polliwog.plane package¶
Submodules¶
polliwog.plane.coordinate_planes module¶
polliwog.plane.functions module¶

polliwog.plane.functions.
normal_and_offset_from_plane_equations
(plane_equations)[source]¶ Given A, B, C, D of the plane equation Ax + By + Cz + D = 0, return the plane normal vector which is [A, B, C] and the offset D.

polliwog.plane.functions.
plane_equation_from_points
(points)[source]¶ Given many sets of three points, return a stack of plane equations [A, B, C, D] which satisfy Ax + By + Cz + D = 0. Also works on three points to return a single plane equation.
These coefficients can be decomposed into the plane normal vector which is [A, B, C] and the offset D, either by the caller or by using normal_and_offset_from_plane_equations().

polliwog.plane.functions.
plane_normal_from_points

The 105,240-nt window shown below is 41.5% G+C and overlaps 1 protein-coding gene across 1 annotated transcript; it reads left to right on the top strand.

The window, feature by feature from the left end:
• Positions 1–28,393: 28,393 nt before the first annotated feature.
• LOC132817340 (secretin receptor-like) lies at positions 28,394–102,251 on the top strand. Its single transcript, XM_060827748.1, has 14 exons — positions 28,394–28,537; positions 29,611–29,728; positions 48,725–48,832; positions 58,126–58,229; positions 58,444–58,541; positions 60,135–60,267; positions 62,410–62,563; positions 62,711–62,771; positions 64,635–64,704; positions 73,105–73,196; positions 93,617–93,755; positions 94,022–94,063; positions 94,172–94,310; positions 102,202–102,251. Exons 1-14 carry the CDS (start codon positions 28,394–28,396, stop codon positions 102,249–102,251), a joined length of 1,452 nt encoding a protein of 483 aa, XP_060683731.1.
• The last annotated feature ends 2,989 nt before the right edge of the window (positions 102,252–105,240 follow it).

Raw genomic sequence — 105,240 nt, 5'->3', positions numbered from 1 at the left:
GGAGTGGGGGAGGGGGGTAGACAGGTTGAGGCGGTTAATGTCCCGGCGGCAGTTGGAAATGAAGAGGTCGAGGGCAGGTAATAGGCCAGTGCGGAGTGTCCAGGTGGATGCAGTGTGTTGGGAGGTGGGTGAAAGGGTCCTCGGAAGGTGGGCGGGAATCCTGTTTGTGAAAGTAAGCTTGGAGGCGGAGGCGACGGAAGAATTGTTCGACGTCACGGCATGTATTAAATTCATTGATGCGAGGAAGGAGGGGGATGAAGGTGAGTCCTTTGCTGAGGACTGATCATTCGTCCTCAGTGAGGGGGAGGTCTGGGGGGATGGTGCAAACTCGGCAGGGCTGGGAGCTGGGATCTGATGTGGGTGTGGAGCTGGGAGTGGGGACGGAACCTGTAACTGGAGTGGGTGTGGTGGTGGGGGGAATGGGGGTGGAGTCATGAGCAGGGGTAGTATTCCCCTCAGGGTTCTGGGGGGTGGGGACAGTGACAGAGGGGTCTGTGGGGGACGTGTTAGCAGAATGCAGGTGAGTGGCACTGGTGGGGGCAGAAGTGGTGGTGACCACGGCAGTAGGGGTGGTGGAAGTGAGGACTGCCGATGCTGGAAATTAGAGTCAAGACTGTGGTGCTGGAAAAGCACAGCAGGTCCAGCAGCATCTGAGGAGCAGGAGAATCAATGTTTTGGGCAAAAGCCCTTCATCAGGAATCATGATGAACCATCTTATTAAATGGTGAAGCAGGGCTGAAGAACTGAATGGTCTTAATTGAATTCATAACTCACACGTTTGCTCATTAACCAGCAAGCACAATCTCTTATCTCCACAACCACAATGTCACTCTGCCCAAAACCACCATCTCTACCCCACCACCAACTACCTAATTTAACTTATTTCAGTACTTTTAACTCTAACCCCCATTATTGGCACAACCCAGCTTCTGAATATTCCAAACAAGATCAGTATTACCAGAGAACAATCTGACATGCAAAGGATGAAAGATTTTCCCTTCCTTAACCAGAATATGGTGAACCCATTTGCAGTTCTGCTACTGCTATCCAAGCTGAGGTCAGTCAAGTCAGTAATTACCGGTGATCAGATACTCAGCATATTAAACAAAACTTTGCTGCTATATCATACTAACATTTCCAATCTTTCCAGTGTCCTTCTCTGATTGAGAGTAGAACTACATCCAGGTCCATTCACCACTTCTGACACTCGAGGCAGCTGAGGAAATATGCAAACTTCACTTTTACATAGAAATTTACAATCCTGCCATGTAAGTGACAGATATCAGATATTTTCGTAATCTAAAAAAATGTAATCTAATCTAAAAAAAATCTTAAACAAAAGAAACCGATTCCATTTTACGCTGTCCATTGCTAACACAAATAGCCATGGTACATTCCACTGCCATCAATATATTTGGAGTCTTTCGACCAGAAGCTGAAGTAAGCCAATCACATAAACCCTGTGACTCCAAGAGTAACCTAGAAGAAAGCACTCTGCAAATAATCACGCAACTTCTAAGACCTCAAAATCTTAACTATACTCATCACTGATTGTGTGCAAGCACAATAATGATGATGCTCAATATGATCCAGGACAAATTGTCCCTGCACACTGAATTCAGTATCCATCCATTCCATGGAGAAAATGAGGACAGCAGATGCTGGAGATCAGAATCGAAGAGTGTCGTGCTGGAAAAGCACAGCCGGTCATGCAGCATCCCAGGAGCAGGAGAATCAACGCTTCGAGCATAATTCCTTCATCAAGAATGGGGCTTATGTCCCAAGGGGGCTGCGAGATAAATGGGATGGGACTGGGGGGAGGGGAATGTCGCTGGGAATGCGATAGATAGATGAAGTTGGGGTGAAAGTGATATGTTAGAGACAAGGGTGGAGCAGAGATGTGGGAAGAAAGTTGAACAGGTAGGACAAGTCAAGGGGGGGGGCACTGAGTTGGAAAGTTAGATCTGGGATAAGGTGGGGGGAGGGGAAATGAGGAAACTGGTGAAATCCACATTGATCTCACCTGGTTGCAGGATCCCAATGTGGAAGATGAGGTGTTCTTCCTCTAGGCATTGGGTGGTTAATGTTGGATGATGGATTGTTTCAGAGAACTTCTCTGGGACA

(points, normalize=True)[source]¶ Given a set of three points, compute the normal of the plane which passes through them. Also works on stacked inputs (i.e. many sets of three points).
This is the same as polliwog.tri.functions.surface_normals, to which this delegates.
polliwog.plane.intersections module¶
polliwog.plane.plane module¶

class
polliwog.plane.plane.
Plane
(point_on_plane, unit_normal)[source]¶ Bases:
object
A 2D plane in 3space (not a hyperplane).
 Params:
 point_on_plane, plane_normal:
 1 x 3 np.arrays

canonical_point
¶ A canonical point on the plane, the one at which the normal would intersect the plane if drawn from the origin (0, 0, 0).
This is computed by projecting the reference point onto the normal.
This is useful for partitioning the space between two planes, as we do when searching for planar cross sections.

equation
¶ Returns parameters A, B, C, D as a 1 x 4 np.array, where
Ax + By + Cz + D = 0defines the plane.
 params:
 normalized:
 Boolean, indicates whether or not the norm of the vector [A, B, C] is 1. Useful when computing the distance from a point to the plane.

classmethod
fit_from_points
(points)[source]¶ Fits a plane whose normal is orthgonal to the first two principal axes of variation in the data and centered on the points’ centroid.

classmethod
from_points
(p1, p2, p3)[source]¶ If the points are oriented in a counterclockwise direction, the plane’s normal extends towards you.